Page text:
This summer, states in the Western U.S. are battling record breaking heat, confounded by wildfires — the frequency and severity of which are only increasing with the climate crisis. The extreme heat many Americans are experiencing is more than just a nuisance, it’s a serious public health issue. Each year, more than 65,000 Americans visit the hospital for heat-related illnesses, and an average of 700 people die from extreme heat. In fact, it causes more deaths than any other weather-related hazard, and disproportionately impacts urban, low-income communities of color. For cities, these inequities are due in part by an increasingly persistent phenomenon known as urban heat islands.
The Urban Heat Island Effect
Urban heat islands is a term that encapsulates how cities experience disproportionately high temperatures due to unshaded roads and a heavy concentration of buildings that absorb heat and radiate it into the air. This urban heat island effect is only getting worse. By 2050, more than 970 cities across the globe will experience average summertime temperature highs of 95 degrees Fahrenheit (35 degrees Celsius); today, only 354 cities reach those temperatures. From 1900 to 1980, a new urban temperature record was set, on average, every 13.5 years; from 1981–2019, a new record was set every three years.
According to the EPA, without meaningful steps to reduce planet-warming emissions, the average number of extreme heat days in the U.S. is expected to more than triple from the year 2050 to 2100. As more people move into cities, the amount of urban populations exposed to higher temperatures is expected to increase by 800% and impact 1.6 billion people by mid-century. Although air conditioning and central cooling systems are a combative tool against ever-increasing temperatures, some urban communities lack access to these amenities or have units with low energy efficiency. For many low-income neighborhoods, this lack of access can be dangerous, or even deadly.
The Inherent Inequities of Heat
The 1995 Chicago heat wave, which first brought national attention to the dangers of heat waves in urban communities, saw significantly higher death rates among Black and low-income populations. This was not happenstance; these populations not only had health conditions that made them more vulnerable to the extreme heat, but they also lacked opportunities to escape the heat, such as access to air conditioning in their homes or at local public institutions, or even the ability to safely keep their windows open.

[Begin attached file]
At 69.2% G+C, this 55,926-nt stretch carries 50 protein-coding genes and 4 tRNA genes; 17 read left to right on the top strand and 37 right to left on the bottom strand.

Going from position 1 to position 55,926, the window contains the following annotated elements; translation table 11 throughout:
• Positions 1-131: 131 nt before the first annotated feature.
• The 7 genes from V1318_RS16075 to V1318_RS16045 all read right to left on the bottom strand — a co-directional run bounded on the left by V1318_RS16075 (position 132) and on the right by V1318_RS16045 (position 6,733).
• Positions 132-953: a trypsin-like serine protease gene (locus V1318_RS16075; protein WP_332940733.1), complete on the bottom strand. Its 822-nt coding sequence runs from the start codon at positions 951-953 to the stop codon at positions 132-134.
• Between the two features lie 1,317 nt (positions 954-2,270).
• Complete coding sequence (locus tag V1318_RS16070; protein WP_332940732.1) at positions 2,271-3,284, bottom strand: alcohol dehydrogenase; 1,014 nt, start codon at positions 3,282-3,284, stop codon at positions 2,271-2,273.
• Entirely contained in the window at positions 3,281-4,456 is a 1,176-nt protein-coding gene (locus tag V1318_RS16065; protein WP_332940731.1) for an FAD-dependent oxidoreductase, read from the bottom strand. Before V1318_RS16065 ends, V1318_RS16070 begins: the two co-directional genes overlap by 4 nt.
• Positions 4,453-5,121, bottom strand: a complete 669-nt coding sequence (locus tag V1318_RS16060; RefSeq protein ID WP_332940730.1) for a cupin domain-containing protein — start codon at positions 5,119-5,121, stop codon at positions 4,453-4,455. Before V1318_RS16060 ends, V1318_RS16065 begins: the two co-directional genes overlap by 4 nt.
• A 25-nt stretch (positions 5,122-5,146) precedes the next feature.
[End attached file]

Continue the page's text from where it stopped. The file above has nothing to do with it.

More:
Additionally, low-income and Black and Brown populations pay disproportionately more for household energy costs while often living in energy-inefficient homes that cost more to keep cool, exacerbating the impacts of extreme heat. But even access to air conditioning cannot negate the fact that urban, low-income communities can be as much as ten degrees Fahrenheit hotter than urban, high-income neighborhoods. When coupled with the already high temperatures in cities, low-income communities can experience temperatures 20-25 degrees hotter than wealthy suburban neighborhoods.
According to an NPR analysis, in 75 percent of the United States’ most populous cities, where it is hotter, the people are poorer. This is no coincidence. Poorer areas often lack cooling infrastructure, namely trees and parks that provide shade and break up the heat-absorbing impervious surfaces, such as buildings and sidewalks, that contribute to the urban heat island effect. Further study into this trend has exposed a link between historically redlined neighborhoods and urban heat islands. Redlining is the systematic denial of mortgage financing to otherwise creditworthy predominantly Black neighborhoods.
Beginning in the 1930s with the creation of the Federal Housing Administration, redlining was practiced overtly across the U.S. for decades until it was officially outlawed in 1968 under the Fair Housing Act. This thirty-plus year policy caused significant housing segregation, with negative implications that are still being felt today. According to a new study published by the Science Museum of Virginia, Virginia Commonwealth University, and Portland State University, neighborhoods subjected to decades of discriminatory housing policies are an average of five degrees hotter than non-redlined neighborhoods, with some extreme differences of almost 13 degrees. These policies have exacerbated decades of discrimination against Black and Brown communities, with its effects now being further compounded by climate change.